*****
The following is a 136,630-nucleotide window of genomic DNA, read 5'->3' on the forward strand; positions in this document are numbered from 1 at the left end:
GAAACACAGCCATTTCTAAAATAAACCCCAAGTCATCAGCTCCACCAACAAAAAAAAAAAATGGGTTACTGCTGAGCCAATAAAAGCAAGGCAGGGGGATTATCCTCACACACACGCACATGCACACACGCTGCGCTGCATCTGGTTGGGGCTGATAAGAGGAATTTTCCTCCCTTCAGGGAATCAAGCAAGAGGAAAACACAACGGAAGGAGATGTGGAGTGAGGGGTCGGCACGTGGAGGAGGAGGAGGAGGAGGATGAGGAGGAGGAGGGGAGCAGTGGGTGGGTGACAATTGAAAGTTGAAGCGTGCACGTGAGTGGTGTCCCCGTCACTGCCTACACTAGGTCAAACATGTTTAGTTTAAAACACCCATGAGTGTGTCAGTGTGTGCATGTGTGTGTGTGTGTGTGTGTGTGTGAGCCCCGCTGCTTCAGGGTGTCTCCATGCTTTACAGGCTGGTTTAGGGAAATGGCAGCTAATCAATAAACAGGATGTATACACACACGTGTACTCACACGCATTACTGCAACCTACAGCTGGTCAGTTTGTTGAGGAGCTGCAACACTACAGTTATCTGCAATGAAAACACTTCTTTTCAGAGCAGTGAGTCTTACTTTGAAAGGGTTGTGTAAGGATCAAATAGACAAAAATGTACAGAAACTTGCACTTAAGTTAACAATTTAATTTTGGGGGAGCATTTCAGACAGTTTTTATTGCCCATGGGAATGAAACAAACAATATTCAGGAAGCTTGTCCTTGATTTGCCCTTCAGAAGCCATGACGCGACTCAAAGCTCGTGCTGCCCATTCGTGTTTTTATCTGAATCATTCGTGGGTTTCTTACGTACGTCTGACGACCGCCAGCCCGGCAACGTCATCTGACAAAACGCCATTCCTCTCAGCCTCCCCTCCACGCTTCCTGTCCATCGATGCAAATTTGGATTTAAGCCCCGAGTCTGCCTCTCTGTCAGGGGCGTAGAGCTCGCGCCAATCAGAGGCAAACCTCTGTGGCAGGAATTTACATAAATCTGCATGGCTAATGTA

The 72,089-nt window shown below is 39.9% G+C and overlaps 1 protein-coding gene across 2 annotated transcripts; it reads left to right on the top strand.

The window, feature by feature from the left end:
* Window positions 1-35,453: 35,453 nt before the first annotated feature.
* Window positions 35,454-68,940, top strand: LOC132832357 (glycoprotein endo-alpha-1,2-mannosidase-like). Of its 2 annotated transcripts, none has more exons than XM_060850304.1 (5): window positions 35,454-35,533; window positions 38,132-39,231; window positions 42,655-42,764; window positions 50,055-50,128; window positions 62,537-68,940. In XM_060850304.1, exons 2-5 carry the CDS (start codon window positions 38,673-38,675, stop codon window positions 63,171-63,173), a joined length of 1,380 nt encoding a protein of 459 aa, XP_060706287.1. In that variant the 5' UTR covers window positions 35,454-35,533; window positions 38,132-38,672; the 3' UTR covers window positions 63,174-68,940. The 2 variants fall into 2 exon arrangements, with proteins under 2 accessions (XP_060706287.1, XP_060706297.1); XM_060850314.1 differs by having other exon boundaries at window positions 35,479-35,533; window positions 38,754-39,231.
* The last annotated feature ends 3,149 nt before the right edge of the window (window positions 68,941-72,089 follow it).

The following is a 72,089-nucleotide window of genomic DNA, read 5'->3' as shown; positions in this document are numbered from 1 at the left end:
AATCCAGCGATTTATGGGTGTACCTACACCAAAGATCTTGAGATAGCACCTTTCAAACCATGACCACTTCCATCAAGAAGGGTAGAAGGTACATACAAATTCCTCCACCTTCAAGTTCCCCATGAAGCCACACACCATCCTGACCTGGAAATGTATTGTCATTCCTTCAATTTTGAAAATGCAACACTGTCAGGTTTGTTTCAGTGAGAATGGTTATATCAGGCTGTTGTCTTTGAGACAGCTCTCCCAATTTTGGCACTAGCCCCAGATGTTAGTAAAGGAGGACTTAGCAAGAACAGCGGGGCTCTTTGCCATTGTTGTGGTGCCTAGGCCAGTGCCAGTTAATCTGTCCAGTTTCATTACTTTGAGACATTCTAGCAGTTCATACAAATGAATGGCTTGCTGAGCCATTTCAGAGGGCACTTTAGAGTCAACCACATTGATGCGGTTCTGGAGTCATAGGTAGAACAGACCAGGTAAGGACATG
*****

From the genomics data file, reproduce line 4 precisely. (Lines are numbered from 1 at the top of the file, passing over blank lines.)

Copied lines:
The window, feature by feature from the left end: